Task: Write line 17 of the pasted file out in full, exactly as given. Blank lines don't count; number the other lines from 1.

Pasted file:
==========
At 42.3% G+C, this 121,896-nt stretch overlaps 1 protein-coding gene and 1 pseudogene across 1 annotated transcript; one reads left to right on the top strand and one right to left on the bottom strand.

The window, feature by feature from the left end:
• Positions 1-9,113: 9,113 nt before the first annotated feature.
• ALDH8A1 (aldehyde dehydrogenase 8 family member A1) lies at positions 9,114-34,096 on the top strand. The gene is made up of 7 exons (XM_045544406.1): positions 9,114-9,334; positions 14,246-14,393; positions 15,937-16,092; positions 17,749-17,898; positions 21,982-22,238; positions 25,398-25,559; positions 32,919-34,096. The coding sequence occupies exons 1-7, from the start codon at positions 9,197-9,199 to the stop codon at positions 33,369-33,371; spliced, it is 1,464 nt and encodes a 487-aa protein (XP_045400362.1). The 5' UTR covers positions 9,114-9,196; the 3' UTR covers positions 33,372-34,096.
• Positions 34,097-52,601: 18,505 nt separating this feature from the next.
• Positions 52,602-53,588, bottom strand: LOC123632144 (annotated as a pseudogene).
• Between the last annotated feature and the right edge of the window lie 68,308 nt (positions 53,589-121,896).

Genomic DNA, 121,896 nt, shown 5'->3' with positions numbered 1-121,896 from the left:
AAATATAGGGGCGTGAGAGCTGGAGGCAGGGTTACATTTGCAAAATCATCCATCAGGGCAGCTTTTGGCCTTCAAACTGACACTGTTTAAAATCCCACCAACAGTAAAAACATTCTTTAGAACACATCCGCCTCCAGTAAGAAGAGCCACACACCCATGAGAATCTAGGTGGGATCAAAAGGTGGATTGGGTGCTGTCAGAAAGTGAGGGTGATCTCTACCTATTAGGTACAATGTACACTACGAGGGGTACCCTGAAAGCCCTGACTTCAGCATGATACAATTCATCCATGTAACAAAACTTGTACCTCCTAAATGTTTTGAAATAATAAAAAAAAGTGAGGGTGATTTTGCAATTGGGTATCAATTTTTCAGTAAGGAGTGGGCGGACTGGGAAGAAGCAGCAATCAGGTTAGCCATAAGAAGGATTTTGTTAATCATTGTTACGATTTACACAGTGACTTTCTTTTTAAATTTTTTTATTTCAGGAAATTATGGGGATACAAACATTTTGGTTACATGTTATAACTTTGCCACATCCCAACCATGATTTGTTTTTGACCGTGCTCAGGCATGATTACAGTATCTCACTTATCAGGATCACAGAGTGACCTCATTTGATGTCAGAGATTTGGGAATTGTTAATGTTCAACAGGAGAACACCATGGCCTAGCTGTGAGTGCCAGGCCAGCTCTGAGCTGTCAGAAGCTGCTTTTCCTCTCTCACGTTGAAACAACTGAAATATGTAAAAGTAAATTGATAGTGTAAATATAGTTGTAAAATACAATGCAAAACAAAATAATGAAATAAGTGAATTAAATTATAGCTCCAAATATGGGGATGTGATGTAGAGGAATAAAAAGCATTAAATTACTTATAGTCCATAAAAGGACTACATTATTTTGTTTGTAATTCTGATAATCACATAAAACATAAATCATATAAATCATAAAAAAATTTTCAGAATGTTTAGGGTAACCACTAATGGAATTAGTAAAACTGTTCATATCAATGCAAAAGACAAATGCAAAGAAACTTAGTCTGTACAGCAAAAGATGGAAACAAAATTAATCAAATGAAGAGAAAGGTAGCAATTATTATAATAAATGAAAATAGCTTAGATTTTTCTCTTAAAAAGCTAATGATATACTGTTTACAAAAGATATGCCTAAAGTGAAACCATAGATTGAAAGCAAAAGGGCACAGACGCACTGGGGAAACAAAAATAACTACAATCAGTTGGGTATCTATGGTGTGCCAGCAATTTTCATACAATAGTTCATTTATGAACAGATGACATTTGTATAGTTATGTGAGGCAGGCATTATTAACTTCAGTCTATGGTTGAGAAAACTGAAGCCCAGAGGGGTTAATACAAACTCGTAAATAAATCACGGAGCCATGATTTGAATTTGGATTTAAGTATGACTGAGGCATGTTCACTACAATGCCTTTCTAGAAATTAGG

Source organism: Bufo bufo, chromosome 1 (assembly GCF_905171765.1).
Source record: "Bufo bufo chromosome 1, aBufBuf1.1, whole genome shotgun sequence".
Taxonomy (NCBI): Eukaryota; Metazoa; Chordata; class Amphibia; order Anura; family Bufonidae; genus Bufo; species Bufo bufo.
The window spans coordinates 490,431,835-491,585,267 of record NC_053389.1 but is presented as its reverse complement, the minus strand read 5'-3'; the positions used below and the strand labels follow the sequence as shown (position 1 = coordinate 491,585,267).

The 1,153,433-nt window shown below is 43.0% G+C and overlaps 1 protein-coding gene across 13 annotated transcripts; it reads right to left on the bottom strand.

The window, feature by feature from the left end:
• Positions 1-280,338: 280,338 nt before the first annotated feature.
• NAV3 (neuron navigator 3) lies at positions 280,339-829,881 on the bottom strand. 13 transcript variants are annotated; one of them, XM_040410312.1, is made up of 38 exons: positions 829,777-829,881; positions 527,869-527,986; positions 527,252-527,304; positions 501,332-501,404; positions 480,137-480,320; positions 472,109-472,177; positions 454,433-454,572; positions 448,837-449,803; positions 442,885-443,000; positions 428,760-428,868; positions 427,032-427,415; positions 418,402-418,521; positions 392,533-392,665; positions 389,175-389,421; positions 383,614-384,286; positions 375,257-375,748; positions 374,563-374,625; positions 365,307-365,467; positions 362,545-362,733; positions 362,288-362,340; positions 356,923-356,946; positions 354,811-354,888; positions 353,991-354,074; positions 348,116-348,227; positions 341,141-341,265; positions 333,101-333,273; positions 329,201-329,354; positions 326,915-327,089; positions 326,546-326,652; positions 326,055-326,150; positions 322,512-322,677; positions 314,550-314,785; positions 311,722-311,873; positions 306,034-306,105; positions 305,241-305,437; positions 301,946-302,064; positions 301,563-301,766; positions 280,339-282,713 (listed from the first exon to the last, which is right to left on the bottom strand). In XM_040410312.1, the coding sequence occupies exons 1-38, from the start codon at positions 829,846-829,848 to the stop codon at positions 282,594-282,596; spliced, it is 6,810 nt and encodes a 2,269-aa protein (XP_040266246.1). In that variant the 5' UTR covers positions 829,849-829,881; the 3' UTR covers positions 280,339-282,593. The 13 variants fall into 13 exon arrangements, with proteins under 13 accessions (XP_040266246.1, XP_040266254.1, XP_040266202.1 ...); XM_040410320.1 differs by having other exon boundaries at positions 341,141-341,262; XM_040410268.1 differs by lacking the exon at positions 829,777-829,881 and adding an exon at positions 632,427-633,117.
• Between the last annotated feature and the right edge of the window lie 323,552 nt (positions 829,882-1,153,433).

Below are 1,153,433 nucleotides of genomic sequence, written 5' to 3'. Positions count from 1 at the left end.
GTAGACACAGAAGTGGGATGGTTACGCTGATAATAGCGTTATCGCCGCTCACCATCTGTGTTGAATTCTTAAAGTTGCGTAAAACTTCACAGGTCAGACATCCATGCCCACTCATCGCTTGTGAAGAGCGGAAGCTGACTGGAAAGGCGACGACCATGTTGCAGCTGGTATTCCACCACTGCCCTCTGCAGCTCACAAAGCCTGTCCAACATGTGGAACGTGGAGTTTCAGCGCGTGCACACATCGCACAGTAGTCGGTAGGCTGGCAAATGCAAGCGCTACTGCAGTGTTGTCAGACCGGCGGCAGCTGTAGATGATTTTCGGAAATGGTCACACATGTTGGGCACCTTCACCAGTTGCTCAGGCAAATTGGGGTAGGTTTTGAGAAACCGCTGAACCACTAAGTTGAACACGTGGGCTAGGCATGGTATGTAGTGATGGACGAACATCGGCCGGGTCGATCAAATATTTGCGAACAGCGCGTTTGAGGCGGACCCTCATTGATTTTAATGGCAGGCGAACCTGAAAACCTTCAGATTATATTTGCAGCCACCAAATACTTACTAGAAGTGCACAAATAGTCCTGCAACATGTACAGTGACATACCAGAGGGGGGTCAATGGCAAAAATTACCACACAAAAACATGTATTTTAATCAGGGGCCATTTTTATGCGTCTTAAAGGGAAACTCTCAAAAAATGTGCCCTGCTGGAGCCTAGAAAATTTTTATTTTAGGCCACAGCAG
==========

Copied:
• NAV3 (neuron navigator 3) lies at positions 280,339-829,881 on the bottom strand. 13 transcript variants are annotated; one of them, XM_040410312.1, is made up of 38 exons: positions 829,777-829,881; positions 527,869-527,986; positions 527,252-527,304; positions 501,332-501,404; positions 480,137-480,320; positions 472,109-472,177; positions 454,433-454,572; positions 448,837-449,803; positions 442,885-443,000; positions 428,760-428,868; positions 427,032-427,415; positions 418,402-418,521; positions 392,533-392,665; positions 389,175-389,421; positions 383,614-384,286; positions 375,257-375,748; positions 374,563-374,625; positions 365,307-365,467; positions 362,545-362,733; positions 362,288-362,340; positions 356,923-356,946; positions 354,811-354,888; positions 353,991-354,074; positions 348,116-348,227; positions 341,141-341,265; positions 333,101-333,273; positions 329,201-329,354; positions 326,915-327,089; positions 326,546-326,652; positions 326,055-326,150; positions 322,512-322,677; positions 314,550-314,785; positions 311,722-311,873; positions 306,034-306,105; positions 305,241-305,437; positions 301,946-302,064; positions 301,563-301,766; positions 280,339-282,713 (listed from the first exon to the last, which is right to left on the bottom strand). In XM_040410312.1, the coding sequence occupies exons 1-38, from the start codon at positions 829,846-829,848 to the stop codon at positions 282,594-282,596; spliced, it is 6,810 nt and encodes a 2,269-aa protein (XP_040266246.1). In that variant the 5' UTR covers positions 829,849-829,881; the 3' UTR covers positions 280,339-282,593. The 13 variants fall into 13 exon arrangements, with proteins under 13 accessions (XP_040266246.1, XP_040266254.1, XP_040266202.1 ...); XM_040410320.1 differs by having other exon boundaries at positions 341,141-341,262; XM_040410268.1 differs by lacking the exon at positions 829,777-829,881 and adding an exon at positions 632,427-633,117.